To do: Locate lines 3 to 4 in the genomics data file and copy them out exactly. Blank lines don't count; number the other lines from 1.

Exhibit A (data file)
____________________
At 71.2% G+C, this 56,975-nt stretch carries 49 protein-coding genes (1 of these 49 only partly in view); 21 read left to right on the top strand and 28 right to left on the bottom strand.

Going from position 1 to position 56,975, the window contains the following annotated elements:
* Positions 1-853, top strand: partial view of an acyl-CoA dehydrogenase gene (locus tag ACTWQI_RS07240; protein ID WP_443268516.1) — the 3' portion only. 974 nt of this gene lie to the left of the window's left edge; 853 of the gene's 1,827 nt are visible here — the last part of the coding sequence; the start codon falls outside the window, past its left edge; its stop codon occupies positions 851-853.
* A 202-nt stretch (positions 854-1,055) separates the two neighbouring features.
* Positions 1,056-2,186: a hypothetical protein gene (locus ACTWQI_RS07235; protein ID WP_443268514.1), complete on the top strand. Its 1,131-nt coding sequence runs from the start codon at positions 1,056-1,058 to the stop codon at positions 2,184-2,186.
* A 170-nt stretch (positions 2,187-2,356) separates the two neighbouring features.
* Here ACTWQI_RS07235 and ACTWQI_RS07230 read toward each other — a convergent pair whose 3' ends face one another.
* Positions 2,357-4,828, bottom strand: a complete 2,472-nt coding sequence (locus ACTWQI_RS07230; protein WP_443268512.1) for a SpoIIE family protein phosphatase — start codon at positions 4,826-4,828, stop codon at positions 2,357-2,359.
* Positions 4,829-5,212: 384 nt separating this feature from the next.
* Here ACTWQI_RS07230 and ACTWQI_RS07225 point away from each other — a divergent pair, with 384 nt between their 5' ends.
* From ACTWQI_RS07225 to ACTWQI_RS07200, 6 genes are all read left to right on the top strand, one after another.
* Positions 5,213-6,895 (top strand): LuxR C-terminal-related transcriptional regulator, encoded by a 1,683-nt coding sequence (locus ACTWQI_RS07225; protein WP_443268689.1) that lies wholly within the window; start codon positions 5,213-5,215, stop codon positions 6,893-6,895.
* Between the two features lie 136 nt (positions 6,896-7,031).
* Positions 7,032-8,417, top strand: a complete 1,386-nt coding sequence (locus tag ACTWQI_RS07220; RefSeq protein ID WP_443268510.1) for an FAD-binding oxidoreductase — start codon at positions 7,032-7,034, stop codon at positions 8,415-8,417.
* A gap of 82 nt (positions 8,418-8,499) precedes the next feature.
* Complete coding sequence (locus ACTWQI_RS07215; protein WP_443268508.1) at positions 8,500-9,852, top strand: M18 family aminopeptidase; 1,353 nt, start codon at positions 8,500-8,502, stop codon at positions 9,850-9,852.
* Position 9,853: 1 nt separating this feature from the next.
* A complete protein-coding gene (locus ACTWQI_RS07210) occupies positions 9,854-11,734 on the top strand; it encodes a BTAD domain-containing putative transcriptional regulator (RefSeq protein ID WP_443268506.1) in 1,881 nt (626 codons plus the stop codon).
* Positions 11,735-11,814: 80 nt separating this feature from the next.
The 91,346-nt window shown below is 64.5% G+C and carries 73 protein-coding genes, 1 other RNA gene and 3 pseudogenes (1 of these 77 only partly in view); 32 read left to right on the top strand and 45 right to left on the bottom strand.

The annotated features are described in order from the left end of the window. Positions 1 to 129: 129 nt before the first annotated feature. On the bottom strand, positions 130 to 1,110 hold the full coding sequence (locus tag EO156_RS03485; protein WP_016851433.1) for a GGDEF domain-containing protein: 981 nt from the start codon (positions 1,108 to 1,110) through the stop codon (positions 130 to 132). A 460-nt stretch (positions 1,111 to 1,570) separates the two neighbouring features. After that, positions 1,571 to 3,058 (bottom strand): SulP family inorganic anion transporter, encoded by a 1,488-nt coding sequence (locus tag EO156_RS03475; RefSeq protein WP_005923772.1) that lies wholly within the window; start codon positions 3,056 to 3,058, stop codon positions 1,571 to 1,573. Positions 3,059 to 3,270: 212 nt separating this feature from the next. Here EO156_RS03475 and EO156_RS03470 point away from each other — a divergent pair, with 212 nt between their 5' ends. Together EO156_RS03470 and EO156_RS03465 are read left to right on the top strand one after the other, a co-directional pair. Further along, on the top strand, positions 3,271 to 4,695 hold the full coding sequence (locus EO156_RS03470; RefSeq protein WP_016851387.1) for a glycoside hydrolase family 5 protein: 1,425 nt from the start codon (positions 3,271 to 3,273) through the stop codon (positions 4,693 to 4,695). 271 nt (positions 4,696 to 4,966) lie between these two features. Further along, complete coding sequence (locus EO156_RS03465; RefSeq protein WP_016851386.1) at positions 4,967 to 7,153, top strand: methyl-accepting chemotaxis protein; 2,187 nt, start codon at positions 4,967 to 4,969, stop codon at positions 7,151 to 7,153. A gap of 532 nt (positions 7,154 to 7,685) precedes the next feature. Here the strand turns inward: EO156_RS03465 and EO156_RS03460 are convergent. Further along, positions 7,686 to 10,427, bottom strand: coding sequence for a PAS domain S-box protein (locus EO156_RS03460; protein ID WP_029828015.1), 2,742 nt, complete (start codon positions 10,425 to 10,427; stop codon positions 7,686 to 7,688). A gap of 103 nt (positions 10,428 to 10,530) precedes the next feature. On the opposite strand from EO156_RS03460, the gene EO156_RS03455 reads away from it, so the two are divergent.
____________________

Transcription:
* Positions 1-853, top strand: partial view of an acyl-CoA dehydrogenase gene (locus tag ACTWQI_RS07240; protein ID WP_443268516.1) — the 3' portion only. 974 nt of this gene lie to the left of the window's left edge; 853 of the gene's 1,827 nt are visible here — the last part of the coding sequence; the start codon falls outside the window, past its left edge; its stop codon occupies positions 851-853.
* A 202-nt stretch (positions 854-1,055) separates the two neighbouring features.